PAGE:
She had a good job. Went to university. Owned a house. Life was pretty sweet. Until it wasn’t for Corinne Proske. The now GM of Good Shepherd shares what went wrong.
I never imagined that I would be counting my pennies and worrying about money constantly. It makes me feel sick to the stomach thinking about those sleepless nights when I was wondering about how I was going to make repayments on a loan that wasn’t mine.
Several years ago I met a charming man who swept me off my feet. I loved that he had big dreams and we were set to have a fabulous life together. But what I didn’t know was that he had lots of debt. Actually I found this out way too late – when I was seven months pregnant with his child.
I had ignored that niggling voice in the back of my mind that frequently added up all the expensive nights out. It started with buying a ‘surprise’ luxury car, then losing his licence, then losing his job and then pawning items at the local Cash Converters. I felt ashamed, trapped and helpless.
The situation escalated when I was on maternity leave. I now had a baby to look after. How was I going to provide for my son? The stress increased as we struggled to make loan repayments on our house. I didn’t have a choice. I needed to return to work earlier than planned.
Going back to work was the right thing to do. It felt amazing and gave me back instant financial control. At the same time, it broke my heart. My work days were long and I missed my six month old son. But having financial independence made me feel strong.
Six years later, I have well and truly moved on from that destructive relationship. My son and I now have the kind of life I have always dreamt of. We live frugally, travel lots and always save for a rainy day. For me managing my own money is about independence and freedom.
My personal experiences with financial abuse have led me to my career at Good Shepherd Microfinance where our purpose is to support women’s financial wellbeing. Unfortunately, new research reveals that the number of women using payday loans has been increasing, and women are also more likely to use payday loans from a younger age than men.
These loans may offer a quick fix to unexpected expenses such as back-to-school costs or car repairs, yet for many people, they’re often left feeling trapped in a vicious cycle of debt.
I know first hand that these products are predatory, hard to manage and stressful. That’s why I’ve spent a large part of my career working on safe and affordable financial programs. This week, we’ve launched our first online cash loan – it’s called Speckle and offers a better alternative for people seeking small amounts of cash quickly. As a not-for-profit, the Speckle loan, offered by Good Shepherd Microfinance and backed by NAB, is half the cost of similar cash loans in the market.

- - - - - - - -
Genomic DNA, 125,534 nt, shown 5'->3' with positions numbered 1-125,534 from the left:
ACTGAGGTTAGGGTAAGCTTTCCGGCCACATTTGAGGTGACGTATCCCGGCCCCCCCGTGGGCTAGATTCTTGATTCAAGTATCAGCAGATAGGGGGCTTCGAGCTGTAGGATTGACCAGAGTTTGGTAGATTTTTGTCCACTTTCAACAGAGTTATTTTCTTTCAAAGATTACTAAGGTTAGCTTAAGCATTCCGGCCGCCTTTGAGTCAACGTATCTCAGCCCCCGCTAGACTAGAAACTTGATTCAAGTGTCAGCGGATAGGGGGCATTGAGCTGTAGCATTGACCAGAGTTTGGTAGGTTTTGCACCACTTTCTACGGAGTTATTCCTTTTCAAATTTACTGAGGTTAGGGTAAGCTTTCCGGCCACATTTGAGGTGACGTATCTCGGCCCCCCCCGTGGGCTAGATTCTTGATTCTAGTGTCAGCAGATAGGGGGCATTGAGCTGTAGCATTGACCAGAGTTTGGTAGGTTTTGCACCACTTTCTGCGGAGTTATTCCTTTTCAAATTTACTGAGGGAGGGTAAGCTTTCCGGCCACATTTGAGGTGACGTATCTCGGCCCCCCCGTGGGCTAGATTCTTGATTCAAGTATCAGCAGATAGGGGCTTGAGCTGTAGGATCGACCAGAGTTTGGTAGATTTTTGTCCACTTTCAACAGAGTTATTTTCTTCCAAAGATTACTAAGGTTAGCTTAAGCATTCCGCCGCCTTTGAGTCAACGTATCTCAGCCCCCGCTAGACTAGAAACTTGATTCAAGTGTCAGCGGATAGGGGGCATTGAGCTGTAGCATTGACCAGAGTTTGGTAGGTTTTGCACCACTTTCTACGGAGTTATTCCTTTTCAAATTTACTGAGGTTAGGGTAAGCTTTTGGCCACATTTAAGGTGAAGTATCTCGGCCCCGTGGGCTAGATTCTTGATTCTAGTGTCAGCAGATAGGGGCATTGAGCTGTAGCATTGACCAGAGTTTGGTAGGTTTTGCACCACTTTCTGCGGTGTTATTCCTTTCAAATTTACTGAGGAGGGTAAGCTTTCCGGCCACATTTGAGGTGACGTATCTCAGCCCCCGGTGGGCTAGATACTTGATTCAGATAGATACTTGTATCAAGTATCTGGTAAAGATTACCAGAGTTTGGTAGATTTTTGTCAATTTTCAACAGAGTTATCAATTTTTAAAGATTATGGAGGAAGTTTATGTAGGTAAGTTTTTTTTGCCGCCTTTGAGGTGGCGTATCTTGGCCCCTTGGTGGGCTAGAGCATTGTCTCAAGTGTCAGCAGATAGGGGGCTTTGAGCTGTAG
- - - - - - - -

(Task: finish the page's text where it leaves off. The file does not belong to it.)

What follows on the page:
Here are my top five top tips to help women become more prepared for financial shocks, so you can avoid turning to a payday loans or compromising on things that matter.
Talk to your partner. Before committing to a serious relationship, have a discussion about money and understand each other’s financial commitments.
Take responsibility for money. “A man is not a financial plan”. Get involved in managing your money and share the responsibility making for financial decisions.
Understand your credit. Buy now, pay later services are increasing in popularity. The key is to make sure that you are only spending what you can afford to pay back.
Educate your kids. Shopping online and credit cards mean that money is often invisible to kids. Help your kids to learn about budgets and savings by being a role model.
Ask for help. If you’re experiencing financial difficulty, don’t be embarrassed to ask for a little help. A financial counsellor can provide free advice. You can call through the Financial Counselling Australia on 1800 007 007.
And finally, listen to that niggling voice in the back of your mind. It’s probably right!